Chapter

The Place of Didactic Preparation in the Therapist’s Development

Victor L. Schermer

in On Becoming a Psychotherapist

Published in print December 2010 | ISBN: 9780199736393
Published online May 2011 | e-ISBN: 9780199894574 | DOI: http://dx.doi.org/10.1093/acprof:oso/9780199736393.003.0004
The Place of Didactic Preparation in the Therapist’s Development

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The chapter holds that the psychotherapist’s education does not exist in isolation. It is fueled by inspiration, and it leads towards therapeutic activity. Psychotherapy is driven and informed by a systematic body of knowledge acquired largely in the process of training and education. This chapter considers the place of didactic education in developing the therapist’s approach and armamentarium in a time of change of the professional and socioeconomic and cultural contexts. It first considers the interpersonal and humanistic features of didactic training which serve as inspiration to the student and practitioner. Then, it iterates the foundations of such education, which include acquisition of conceptual frameworks, knowledge of therapeutic change agents, ethical and legal aspects, the use of scientific method, and how to cope with ambiguity, stress, and personal uncertainty. Therapist education typical occurs in four phases: graduate/ medical school, internship/ residency, specialized training, and continuing education. The chapter considers the practical value of each of these phases, along with the difficulties that arise. It discusses the impact on therapist education of recent changes in health care, such as managed care, as well as the computer revolution and programmed, manualized learning. It proposes a working model of therapist education that incorporates the sciences, hermeneutics, humanistic psychology, and the medical model. The importance of cultural diversity is considered, and the chapter concludes with a discussion of the impact of didactic preparation on subsequent and ongoing practice.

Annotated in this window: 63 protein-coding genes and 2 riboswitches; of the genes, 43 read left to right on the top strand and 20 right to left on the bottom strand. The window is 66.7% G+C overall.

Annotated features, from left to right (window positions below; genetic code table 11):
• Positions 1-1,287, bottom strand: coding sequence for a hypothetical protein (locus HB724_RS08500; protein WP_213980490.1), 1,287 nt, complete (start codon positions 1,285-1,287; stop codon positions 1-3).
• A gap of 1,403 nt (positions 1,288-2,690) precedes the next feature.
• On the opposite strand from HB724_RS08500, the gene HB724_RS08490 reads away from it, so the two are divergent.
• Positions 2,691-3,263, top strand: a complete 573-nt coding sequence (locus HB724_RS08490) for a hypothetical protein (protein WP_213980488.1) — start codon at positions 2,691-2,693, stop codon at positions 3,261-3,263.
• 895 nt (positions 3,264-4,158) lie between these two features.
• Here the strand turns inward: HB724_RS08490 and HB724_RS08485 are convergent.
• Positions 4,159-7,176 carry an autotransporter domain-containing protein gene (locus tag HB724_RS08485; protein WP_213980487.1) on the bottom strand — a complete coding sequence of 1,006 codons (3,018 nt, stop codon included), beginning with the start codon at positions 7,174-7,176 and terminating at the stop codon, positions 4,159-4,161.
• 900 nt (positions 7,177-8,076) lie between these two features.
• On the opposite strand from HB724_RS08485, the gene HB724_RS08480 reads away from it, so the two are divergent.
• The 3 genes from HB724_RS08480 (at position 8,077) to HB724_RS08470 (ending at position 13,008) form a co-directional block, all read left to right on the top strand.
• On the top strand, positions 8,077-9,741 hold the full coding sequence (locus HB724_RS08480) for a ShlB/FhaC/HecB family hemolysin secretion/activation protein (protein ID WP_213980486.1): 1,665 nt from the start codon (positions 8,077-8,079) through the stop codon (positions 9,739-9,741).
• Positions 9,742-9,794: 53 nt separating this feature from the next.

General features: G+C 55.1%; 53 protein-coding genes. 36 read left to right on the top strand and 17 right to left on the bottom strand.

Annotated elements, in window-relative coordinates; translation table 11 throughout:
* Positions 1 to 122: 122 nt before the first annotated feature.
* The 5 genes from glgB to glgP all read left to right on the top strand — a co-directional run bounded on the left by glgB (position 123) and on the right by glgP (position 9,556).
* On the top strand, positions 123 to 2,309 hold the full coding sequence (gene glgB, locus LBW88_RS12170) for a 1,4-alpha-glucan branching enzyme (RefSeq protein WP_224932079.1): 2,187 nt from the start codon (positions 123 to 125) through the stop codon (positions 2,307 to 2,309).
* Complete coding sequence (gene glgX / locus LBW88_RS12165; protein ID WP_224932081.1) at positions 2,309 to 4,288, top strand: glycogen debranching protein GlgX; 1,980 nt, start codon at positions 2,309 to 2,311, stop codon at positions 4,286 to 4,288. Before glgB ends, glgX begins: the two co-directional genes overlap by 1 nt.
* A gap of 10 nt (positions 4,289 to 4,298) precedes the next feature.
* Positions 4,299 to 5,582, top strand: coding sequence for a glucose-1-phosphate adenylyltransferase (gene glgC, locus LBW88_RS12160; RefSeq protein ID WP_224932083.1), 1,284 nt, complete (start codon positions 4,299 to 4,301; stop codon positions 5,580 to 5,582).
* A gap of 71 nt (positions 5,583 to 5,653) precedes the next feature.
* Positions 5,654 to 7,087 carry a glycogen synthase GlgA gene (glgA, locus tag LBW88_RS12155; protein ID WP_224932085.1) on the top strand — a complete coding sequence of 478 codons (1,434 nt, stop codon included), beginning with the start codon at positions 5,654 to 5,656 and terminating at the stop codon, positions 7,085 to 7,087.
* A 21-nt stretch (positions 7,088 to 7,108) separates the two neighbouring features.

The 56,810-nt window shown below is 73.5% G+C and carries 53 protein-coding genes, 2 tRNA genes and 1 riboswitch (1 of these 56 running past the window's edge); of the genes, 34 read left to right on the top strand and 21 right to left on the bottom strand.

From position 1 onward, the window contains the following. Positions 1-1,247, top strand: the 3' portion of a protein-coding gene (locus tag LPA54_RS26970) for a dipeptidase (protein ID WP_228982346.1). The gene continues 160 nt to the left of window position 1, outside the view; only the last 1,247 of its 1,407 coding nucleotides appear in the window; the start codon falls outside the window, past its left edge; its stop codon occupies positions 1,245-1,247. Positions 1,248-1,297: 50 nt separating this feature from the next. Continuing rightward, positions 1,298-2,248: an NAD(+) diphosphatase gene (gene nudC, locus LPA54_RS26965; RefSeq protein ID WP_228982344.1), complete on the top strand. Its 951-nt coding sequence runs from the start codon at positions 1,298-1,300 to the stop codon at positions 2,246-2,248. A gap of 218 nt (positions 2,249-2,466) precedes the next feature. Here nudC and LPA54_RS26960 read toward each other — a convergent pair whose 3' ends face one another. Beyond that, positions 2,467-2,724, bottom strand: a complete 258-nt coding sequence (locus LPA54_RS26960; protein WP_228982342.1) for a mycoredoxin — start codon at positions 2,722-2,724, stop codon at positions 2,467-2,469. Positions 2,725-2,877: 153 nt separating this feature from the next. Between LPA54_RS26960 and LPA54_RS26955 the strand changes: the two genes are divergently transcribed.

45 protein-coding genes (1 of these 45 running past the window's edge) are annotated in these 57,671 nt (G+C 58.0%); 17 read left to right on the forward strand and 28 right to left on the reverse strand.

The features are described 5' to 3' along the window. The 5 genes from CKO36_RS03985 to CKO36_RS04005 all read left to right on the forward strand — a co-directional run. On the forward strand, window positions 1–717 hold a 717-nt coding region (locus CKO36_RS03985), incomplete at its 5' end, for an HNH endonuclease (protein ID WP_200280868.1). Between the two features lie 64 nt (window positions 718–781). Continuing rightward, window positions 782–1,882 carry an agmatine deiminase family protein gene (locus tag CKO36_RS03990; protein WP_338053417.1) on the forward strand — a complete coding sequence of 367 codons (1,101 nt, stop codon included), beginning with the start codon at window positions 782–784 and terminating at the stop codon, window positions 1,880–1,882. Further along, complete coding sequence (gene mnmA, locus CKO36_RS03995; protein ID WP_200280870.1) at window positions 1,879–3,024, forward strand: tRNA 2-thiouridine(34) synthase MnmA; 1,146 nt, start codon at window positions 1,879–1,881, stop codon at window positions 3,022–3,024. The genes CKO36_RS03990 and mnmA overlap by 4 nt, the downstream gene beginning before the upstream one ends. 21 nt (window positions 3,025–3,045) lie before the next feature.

Keywords: psychotherapy training; therapeutic change agents; psychotherapist stress; medical education; managed care; medical model; cultural diversity

Chapter.  11295 words. 

Subjects: Clinical Psychology

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